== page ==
Unlikely Delay of IMO 2020 Despite Ratcheting Higher on White House Radar - S&P Global Platts Analytics

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S&P Global Platts Analytics Spotlight

IMO 2020 now on U.S. administration's radar but that is unlikely to delay implementation

Despite recent reports that the Trump administration is seeking to delay/ease the rollout of tighter global bunker fuel specifications set to go into effect on January 1st, 2020, we do not think that the implementation timing will change. Consequently, much wider crude and product price differentials and disruptive operational changes are still very likely to occur as discussed in our recent studies and seminars.

The underlying reason for limited U.S. influence in this situation is that the specs apply outside of U.S. jurisdiction and enforcement is largely outside of U.S. control. Furthermore, the specs were agreed to by the roughly 100 nations who are members of the International Marine Organization (IMO) over 10 years ago and to change that agreement would require a 2/3 majority vote – and each country has only one vote. The test of this will come at the October 22-26 meeting of the IMO's Marine Environment Protection Committee (MEPC). At that meeting, there is a proposal to include an “experience building” phase as part of the implementation schedule. Effectively, it is a plea for lax enforcement initially. But how could that work, who would decide which ship-owner gets to use inexpensive fuel and who would be forced to use expensive low sulfur grades? As a practical matter, it would seem difficult to implement. Preliminary indications are that the proposal was not approved.

In addition, the rules under which the IMO operates require a significant comment/review period – a minimum of 22 months after submitting a proposal – before it could go into force. So it is too late to enact a change that would affect the January 1st 2020 date. The only exception to this appears to be if there is a finding of unsafe operations, not economics, and that case has not been effectively made.

In public and in private, IMO officials have said there is essentially zero chance for a delay.

Given all that, what could the Trump administration do that would help balance markets or reduce pump prices (something that is likely of concern in an election year)?

  • Release sweet crude from the SPR: The SPR as of July had 255 million barrels of sweet and 405 million barrels of sour; current plans are to sell off 290 million barrels over the next decade. This would displace sour crude on the margin, help to restrain sweet crude flat price upward movement, and add revenue for the Federal budget.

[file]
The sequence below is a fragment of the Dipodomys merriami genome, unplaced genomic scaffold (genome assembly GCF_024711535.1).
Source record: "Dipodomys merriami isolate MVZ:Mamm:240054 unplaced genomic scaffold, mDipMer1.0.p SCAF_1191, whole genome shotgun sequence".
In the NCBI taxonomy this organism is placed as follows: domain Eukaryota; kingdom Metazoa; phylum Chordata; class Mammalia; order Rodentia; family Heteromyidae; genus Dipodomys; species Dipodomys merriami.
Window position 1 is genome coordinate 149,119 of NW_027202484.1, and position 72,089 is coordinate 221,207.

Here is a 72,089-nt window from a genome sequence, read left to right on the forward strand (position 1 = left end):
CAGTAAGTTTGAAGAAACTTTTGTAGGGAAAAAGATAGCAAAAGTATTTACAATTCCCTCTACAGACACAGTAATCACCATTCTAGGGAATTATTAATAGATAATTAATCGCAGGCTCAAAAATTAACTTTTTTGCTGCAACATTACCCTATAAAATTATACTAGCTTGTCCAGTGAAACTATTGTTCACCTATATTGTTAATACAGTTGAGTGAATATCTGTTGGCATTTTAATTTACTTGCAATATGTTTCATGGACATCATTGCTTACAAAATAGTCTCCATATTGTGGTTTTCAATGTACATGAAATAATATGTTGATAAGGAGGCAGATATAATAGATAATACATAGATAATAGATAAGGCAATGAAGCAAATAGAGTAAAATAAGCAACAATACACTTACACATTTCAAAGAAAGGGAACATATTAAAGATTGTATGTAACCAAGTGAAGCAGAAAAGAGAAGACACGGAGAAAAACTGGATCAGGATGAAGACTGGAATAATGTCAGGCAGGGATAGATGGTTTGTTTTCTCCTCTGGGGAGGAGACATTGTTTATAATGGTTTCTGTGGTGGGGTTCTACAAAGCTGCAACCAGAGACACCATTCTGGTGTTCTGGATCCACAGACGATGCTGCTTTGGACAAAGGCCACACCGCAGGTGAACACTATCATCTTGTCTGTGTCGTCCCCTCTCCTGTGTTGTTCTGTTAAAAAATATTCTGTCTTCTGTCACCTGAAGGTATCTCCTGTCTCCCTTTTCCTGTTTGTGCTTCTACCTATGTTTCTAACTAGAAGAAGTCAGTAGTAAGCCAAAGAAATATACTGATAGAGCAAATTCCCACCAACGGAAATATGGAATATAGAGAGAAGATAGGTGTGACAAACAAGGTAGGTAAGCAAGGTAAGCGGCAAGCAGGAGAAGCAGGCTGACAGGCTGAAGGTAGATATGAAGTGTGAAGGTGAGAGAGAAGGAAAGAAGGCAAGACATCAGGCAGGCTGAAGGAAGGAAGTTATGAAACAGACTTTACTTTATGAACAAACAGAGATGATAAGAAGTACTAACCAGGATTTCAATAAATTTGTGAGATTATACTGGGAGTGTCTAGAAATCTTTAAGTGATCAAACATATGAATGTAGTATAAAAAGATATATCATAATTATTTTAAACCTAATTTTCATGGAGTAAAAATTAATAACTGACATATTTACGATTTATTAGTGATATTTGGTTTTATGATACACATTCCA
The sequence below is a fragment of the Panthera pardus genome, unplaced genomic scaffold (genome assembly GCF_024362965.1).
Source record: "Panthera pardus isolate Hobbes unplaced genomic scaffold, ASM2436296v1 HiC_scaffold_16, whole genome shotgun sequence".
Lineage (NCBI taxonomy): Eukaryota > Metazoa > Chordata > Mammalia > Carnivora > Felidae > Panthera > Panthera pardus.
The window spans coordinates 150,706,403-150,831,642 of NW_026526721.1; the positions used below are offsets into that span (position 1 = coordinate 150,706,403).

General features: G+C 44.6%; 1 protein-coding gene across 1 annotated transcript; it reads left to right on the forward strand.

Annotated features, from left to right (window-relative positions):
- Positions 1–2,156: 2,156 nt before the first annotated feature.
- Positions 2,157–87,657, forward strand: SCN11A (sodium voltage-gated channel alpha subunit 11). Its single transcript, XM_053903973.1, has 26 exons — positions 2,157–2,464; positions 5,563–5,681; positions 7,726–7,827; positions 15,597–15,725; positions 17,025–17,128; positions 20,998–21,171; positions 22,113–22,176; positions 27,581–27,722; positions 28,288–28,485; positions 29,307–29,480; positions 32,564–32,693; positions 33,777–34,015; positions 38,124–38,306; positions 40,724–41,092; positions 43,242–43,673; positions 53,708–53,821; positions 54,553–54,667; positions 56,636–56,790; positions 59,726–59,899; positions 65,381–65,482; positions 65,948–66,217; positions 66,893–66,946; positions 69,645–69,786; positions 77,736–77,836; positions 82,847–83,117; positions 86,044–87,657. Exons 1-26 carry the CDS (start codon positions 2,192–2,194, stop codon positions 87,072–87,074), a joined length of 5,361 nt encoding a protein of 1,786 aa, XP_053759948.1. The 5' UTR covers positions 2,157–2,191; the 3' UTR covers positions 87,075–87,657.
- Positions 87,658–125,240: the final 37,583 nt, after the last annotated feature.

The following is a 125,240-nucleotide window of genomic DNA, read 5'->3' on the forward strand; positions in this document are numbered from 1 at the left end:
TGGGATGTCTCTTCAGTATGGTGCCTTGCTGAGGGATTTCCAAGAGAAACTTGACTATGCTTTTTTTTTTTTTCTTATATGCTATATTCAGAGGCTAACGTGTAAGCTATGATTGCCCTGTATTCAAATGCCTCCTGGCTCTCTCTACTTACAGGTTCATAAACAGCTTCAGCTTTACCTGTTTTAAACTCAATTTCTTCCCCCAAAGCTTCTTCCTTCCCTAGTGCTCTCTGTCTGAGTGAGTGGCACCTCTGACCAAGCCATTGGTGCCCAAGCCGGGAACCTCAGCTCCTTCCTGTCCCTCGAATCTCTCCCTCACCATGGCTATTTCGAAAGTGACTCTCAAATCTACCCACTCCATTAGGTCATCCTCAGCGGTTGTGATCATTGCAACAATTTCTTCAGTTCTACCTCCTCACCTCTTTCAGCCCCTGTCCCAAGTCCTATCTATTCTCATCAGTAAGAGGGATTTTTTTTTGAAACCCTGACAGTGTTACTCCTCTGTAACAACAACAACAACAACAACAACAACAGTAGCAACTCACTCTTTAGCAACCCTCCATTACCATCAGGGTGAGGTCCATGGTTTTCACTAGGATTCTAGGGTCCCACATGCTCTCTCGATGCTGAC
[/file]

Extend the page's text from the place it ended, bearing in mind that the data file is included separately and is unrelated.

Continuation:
• Release heating oil from the strategic reserve: Doing so during the winter would help Northeast voters heat their homes but the volume is small (1 million barrels).
  • Relax the 0.1% S Emission Control Area (ECA) currently in effect around the US: Only marginally helpful, but sounds impressive.
  • Choose to not enforce the ban on US flagged Ships (Jones Act vessels):  Very few vessels are flagged in the US, so the impact would be minimal. Furthermore, most US vessels operate largely within the US ECA with its own tighter specs.
  • Temporarily relax refinery sulfur emission limits: This would allow FCCs to run higher sulfur feeds (there is an additional issue of the split between Federal non-attainment and State level control).
  • Store high sulfur HFO in now empty SPR facilities??? (We have not evaluated the technical feasibility of this – but it is a thought).

What could the U.S. Administration do in reaction to IMO 2020 that would be unhelpful, difficult or counterproductive?

  • Derail the IMO implementation: Very hard to do as it requires the cooperation of many nations.
  • Ban U.S. diesel exports: Counter-productive globally; but the Executive branch has authority to do so under section 232 of the Trade Expansion Act. After a finding by the Secretary of Commerce that imports/exports impair U.S. national security, the President can prohibit trade. That would reduce U.S. diesel/jet price crack spreads but refinery runs would fall and that would probably raise U.S. gasoline prices. And it would also spike global prices for sweet crude and products as others scramble to cover. The net effect might actually hurt U.S. pump prices.
  • Impose a “Windfall Profit” tax on refiners”: Possible, but requires an act of Congress.

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